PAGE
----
Five bikes, five different ways of approaching the ultra-capable short-travel bike, which we have categorized as "downcountry". We look for the mythical bike that is XC fast on the climbs, as well as being frighteningly fun on the descents.
Sure, it's easy to argue that some of these bikes are up-forked XC bikes, and others are really just trail bikes with less travel, but if you're just looking at numbers and pictures, it's easy to argue a lot of things isn't it? For the downcountry category in this year's Field Test, we had five bikes with 100mm to 120mm of rear-wheel-travel, and head angles sitting between 65.7° and 67.5° degrees. All of these bikes competing for riders with similar intentions. Our timed loop was in Pemberton, on a part of trail that was raced on during the Nimby 50 XC earlier this year. All five bikes were on the same Maxxis 'control tires' to make it as fair as possible.
Downcountry bikes from the 2020 Pinkbike Field Test. What's your pick?
The two borders of the category are likely the Pivot Mach 4 SL, with its World Cup pedigree and 100mm of rear travel paired with a 120mm fork to give it "trail bike versatility," and the Guerrilla Gravity Trail Pistol, which many eagle-eyed readers noticed says "trail" in its name... We had to draw the line somewhere, and so it was at this bike's 120mm of rear travel and 130mm fork.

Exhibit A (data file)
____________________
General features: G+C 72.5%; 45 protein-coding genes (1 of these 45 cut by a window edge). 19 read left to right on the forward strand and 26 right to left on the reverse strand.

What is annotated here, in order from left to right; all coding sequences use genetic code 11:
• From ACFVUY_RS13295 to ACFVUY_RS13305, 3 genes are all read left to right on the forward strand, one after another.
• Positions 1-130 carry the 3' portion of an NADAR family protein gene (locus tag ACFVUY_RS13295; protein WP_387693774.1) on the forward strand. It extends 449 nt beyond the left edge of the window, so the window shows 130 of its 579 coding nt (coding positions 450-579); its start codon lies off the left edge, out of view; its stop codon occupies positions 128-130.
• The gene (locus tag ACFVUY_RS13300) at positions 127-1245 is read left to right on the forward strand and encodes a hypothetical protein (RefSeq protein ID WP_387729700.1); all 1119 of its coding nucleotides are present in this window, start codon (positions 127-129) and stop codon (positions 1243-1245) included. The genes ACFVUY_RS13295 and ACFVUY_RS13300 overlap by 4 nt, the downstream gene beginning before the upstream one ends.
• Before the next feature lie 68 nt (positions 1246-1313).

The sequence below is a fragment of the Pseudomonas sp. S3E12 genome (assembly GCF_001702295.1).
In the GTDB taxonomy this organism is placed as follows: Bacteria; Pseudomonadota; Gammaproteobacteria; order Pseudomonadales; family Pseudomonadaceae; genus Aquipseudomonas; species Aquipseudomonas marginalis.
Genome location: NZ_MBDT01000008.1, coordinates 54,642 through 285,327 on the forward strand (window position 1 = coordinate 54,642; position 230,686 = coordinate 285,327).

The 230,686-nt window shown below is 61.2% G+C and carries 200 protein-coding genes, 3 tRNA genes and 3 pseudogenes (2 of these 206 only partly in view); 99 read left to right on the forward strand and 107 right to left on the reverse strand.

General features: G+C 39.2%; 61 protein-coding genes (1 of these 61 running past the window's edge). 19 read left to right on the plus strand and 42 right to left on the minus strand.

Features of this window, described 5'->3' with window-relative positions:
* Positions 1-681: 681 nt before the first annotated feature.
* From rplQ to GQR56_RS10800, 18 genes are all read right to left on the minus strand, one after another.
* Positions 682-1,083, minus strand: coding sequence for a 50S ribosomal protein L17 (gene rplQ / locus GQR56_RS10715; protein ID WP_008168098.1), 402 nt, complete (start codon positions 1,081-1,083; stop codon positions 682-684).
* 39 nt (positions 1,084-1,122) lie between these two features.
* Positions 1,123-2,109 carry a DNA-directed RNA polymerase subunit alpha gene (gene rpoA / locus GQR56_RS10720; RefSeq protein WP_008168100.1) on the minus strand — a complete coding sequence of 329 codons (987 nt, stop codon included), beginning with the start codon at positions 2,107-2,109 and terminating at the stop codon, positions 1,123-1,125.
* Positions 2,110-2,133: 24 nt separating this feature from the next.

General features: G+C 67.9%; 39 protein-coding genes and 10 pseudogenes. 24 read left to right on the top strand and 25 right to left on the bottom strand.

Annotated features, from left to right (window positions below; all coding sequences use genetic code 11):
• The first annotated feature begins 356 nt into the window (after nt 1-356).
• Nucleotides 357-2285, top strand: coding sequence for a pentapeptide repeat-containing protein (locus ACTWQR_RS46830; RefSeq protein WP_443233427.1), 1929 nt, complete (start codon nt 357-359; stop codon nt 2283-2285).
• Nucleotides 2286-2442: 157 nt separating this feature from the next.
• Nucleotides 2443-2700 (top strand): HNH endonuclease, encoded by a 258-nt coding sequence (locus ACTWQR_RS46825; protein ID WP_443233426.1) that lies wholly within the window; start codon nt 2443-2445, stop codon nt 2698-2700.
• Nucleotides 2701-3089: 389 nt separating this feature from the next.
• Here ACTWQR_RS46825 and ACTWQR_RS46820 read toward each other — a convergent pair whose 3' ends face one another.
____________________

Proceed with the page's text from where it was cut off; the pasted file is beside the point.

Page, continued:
Right in the middle, and perhaps the bike that was designed most specifically for the downcountry category, is the Trek Top Fuel, with 115mm of rear travel and a 120mm fork. It's light, 26.1 lb (11.8 kg) even with a set of Minion DHR II and DHF II control tires.
Another bike with XC pedigree, but with modern geometry and a 120mm fork, is the Mondraker F-Podium DC. The frame is the same as the one that Rebecca McConnell raced to third place at the Mont-Sainte-Anne World Championships, but with a few key spec changes and a "downcountry" decal on the frame, we put it to the test in Pemberton.
Finally, you've got the Juliana Joplin or Santa Cruz Tallboy. It has the same travel as the Trail Pistol and a similarly slack head tube angle, but it's lighter. Could it be that mythical climbs-and-descends-faster-than-any-other-bike?
By now you've watched the videos, read the reviews, and weighed the pros and cons. It's time to decide: Which bike do you want in your corner?
Sarah Moore - 2020 Guerrilla Gravity Trail Pistol
2020 Field Test - Editors' Choice
Honestly, the Guerrilla Gravity was the least appealing bike to me when we showed up in Pemberton at the beginning of the test. It wasn't a brand that resonated particularly strongly with me, with its too-cool-for-school cult following. Plus, the crude TrAiL PiSTOL graphic with its alternating case letters is reminiscent of a ransom note in a murder novel. To each their own, but it wasn't my particular flavour of Kool-Aid.
Pivot, Mondraker, and Trek have World Cup pedigree, and I'd enjoyed my time on the Juliana Joplin when I did a First Look on it earlier that month. The Guerrilla Gravity was the heaviest bike and ugly to boot. And I ended up having way too much fun on it. A true dark horse.
155 lb (70.3kg)
Would it be my first choice for the BC Bike Race or a cross-country race? Probably not. Does it truly epitomize the downcountry category? Perhaps not. Does that mean it can't be my favourite? Absolutely not. As many of you have stated, we made the category up anyways.